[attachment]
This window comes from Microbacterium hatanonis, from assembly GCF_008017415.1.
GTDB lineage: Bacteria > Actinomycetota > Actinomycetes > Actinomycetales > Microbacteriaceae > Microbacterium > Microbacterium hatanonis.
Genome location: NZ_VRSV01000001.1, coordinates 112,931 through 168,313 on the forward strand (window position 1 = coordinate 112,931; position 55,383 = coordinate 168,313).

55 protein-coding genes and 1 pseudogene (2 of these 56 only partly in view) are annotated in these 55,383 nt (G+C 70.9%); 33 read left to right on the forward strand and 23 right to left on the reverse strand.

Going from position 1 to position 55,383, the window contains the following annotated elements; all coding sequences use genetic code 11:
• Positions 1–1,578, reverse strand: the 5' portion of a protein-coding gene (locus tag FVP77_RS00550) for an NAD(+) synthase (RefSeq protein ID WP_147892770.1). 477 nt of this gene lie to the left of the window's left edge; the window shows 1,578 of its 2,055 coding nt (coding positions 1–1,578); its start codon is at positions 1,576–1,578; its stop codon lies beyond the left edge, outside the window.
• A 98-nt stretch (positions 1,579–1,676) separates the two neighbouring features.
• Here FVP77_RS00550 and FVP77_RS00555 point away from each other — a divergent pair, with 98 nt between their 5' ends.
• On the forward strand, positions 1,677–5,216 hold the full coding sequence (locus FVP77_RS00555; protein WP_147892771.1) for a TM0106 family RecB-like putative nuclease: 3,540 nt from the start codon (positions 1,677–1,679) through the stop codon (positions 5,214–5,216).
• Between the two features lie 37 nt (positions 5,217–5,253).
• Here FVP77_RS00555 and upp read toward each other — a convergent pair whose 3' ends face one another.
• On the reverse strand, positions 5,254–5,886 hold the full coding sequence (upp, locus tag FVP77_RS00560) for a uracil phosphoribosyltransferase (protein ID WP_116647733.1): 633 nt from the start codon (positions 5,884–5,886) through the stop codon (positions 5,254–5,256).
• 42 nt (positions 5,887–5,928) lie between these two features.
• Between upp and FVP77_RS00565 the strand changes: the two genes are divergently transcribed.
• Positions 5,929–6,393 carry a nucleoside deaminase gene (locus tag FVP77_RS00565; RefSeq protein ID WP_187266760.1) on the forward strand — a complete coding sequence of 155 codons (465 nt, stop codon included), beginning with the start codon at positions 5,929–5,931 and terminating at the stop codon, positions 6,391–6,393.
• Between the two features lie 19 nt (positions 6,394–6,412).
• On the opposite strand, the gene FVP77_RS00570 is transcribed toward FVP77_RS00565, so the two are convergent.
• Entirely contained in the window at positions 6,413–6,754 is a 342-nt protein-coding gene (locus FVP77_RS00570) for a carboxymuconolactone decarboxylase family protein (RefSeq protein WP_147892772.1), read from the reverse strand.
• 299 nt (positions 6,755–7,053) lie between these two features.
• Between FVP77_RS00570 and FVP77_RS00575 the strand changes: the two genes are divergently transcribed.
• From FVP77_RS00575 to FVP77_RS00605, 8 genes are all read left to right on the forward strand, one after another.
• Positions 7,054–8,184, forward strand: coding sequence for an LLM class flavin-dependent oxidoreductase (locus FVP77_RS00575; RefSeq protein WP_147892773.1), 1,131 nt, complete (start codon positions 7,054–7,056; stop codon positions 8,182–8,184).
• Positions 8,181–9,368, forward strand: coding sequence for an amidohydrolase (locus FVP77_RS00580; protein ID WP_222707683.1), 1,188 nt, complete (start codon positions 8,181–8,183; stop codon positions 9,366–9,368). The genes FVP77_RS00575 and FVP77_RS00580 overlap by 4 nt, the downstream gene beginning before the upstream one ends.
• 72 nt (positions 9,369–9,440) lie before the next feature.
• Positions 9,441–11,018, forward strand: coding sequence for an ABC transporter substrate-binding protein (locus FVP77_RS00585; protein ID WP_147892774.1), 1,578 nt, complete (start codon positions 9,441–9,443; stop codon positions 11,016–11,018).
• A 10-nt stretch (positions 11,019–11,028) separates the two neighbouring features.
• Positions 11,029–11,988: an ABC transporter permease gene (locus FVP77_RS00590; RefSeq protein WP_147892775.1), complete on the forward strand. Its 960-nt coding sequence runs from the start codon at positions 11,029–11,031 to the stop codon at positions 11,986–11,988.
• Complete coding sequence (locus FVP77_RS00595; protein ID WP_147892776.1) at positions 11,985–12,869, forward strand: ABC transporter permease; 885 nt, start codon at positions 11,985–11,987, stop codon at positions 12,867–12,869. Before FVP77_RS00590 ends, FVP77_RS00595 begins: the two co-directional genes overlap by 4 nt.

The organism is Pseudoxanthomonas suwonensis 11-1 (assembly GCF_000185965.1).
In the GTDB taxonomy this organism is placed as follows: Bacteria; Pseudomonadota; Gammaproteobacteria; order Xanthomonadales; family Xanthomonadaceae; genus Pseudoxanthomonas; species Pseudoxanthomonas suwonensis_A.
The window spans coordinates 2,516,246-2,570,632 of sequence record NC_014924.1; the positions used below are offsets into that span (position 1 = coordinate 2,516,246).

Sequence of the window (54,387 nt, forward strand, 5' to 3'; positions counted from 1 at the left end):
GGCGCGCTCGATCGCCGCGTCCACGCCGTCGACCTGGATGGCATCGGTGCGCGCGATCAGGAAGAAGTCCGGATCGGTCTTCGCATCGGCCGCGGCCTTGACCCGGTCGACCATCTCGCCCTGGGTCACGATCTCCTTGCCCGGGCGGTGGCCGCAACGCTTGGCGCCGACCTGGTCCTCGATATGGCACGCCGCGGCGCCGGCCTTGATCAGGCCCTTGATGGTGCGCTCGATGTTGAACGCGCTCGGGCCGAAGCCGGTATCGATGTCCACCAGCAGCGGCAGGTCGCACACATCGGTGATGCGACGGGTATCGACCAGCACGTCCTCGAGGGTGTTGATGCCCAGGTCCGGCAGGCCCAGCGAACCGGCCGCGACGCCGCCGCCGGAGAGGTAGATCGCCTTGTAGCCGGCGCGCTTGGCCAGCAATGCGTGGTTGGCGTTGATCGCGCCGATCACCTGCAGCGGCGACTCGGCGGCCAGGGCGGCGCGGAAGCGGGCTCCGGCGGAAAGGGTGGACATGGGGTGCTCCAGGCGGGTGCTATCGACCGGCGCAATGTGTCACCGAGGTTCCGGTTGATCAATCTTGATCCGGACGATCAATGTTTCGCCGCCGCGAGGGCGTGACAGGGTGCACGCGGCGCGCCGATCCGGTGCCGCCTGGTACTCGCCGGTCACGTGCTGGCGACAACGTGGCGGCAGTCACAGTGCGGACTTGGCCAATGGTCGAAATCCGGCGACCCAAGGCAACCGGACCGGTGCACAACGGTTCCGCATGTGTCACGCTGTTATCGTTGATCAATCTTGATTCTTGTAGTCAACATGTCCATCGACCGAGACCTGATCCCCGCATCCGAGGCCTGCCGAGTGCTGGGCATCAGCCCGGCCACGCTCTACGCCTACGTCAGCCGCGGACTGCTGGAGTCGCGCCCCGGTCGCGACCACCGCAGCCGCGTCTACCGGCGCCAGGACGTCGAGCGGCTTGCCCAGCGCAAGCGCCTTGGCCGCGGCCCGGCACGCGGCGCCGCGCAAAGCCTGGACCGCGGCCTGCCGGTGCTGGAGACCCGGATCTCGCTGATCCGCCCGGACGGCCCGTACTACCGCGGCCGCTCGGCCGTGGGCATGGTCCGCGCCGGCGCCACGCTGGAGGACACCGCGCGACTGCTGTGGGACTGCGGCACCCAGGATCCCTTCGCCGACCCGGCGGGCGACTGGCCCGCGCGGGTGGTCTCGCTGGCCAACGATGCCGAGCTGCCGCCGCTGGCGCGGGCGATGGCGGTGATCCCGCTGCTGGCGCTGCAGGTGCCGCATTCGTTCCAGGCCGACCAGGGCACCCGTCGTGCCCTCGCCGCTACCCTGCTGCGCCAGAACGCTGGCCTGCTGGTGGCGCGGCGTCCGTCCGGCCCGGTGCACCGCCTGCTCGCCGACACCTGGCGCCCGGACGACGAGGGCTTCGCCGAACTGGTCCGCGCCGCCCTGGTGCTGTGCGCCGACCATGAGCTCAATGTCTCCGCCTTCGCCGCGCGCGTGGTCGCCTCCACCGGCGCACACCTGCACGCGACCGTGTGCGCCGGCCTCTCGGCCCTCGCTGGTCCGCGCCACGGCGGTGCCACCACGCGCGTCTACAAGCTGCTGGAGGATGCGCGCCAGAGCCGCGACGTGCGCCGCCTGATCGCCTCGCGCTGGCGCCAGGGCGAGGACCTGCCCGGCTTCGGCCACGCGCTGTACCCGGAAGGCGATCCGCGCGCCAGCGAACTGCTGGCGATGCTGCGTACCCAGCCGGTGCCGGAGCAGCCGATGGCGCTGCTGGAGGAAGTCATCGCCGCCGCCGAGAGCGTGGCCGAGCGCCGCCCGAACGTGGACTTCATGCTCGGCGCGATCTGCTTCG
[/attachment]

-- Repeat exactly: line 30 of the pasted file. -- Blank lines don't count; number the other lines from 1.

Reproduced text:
In the GTDB taxonomy this organism is placed as follows: Bacteria; Pseudomonadota; Gammaproteobacteria; order Xanthomonadales; family Xanthomonadaceae; genus Pseudoxanthomonas; species Pseudoxanthomonas suwonensis_A.